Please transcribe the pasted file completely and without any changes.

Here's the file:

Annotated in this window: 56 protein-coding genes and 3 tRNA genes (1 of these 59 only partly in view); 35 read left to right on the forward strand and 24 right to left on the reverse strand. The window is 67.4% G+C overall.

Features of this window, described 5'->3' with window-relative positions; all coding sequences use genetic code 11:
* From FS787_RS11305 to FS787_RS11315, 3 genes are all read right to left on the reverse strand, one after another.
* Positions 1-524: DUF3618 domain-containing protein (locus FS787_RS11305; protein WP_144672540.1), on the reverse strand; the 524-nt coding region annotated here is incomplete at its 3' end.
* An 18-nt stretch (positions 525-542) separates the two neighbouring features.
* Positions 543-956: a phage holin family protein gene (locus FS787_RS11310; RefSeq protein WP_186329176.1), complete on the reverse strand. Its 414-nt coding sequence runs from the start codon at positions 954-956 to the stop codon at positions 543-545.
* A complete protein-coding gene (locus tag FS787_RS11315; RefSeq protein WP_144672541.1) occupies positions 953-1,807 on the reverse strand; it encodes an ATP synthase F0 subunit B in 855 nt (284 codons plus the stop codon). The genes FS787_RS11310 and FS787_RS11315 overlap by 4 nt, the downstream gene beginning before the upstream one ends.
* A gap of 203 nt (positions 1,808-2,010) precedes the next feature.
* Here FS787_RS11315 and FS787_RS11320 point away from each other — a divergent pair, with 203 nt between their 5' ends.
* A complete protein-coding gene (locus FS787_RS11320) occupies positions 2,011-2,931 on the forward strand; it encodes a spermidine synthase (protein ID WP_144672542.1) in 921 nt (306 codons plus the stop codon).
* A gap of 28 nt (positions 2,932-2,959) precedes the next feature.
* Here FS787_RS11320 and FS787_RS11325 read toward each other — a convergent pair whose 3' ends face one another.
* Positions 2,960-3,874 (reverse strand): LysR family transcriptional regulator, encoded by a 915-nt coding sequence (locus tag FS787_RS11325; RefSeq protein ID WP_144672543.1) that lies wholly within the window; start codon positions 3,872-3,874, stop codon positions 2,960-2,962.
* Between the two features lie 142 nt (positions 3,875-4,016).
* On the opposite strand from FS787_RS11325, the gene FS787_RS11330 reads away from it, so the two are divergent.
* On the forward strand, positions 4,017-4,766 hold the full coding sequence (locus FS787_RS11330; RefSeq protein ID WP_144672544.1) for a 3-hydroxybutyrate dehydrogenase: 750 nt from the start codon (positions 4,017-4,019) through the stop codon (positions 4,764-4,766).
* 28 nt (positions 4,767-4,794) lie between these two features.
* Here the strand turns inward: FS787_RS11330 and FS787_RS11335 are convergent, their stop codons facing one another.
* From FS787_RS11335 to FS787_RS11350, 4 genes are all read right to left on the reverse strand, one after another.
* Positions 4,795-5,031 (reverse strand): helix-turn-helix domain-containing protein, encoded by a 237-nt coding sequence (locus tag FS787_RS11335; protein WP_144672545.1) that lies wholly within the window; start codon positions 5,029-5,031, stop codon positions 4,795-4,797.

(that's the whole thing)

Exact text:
Annotated in this window: 56 protein-coding genes and 3 tRNA genes (1 of these 59 only partly in view); 35 read left to right on the forward strand and 24 right to left on the reverse strand. The window is 67.4% G+C overall.

Features of this window, described 5'->3' with window-relative positions; all coding sequences use genetic code 11:
* From FS787_RS11305 to FS787_RS11315, 3 genes are all read right to left on the reverse strand, one after another.
* Positions 1-524: DUF3618 domain-containing protein (locus FS787_RS11305; protein WP_144672540.1), on the reverse strand; the 524-nt coding region annotated here is incomplete at its 3' end.
* An 18-nt stretch (positions 525-542) separates the two neighbouring features.
* Positions 543-956: a phage holin family protein gene (locus FS787_RS11310; RefSeq protein WP_186329176.1), complete on the reverse strand. Its 414-nt coding sequence runs from the start codon at positions 954-956 to the stop codon at positions 543-545.
* A complete protein-coding gene (locus tag FS787_RS11315; RefSeq protein WP_144672541.1) occupies positions 953-1,807 on the reverse strand; it encodes an ATP synthase F0 subunit B in 855 nt (284 codons plus the stop codon). The genes FS787_RS11310 and FS787_RS11315 overlap by 4 nt, the downstream gene beginning before the upstream one ends.
* A gap of 203 nt (positions 1,808-2,010) precedes the next feature.
* Here FS787_RS11315 and FS787_RS11320 point away from each other — a divergent pair, with 203 nt between their 5' ends.
* A complete protein-coding gene (locus FS787_RS11320) occupies positions 2,011-2,931 on the forward strand; it encodes a spermidine synthase (protein ID WP_144672542.1) in 921 nt (306 codons plus the stop codon).
* A gap of 28 nt (positions 2,932-2,959) precedes the next feature.
* Here FS787_RS11320 and FS787_RS11325 read toward each other — a convergent pair whose 3' ends face one another.
* Positions 2,960-3,874 (reverse strand): LysR family transcriptional regulator, encoded by a 915-nt coding sequence (locus tag FS787_RS11325; RefSeq protein ID WP_144672543.1) that lies wholly within the window; start codon positions 3,872-3,874, stop codon positions 2,960-2,962.
* Between the two features lie 142 nt (positions 3,875-4,016).
* On the opposite strand from FS787_RS11325, the gene FS787_RS11330 reads away from it, so the two are divergent.
* On the forward strand, positions 4,017-4,766 hold the full coding sequence (locus FS787_RS11330; RefSeq protein ID WP_144672544.1) for a 3-hydroxybutyrate dehydrogenase: 750 nt from the start codon (positions 4,017-4,019) through the stop codon (positions 4,764-4,766).
* 28 nt (positions 4,767-4,794) lie between these two features.
* Here the strand turns inward: FS787_RS11330 and FS787_RS11335 are convergent, their stop codons facing one another.
* From FS787_RS11335 to FS787_RS11350, 4 genes are all read right to left on the reverse strand, one after another.
* Positions 4,795-5,031 (reverse strand): helix-turn-helix domain-containing protein, encoded by a 237-nt coding sequence (locus tag FS787_RS11335; protein WP_144672545.1) that lies wholly within the window; start codon positions 5,029-5,031, stop codon positions 4,795-4,797.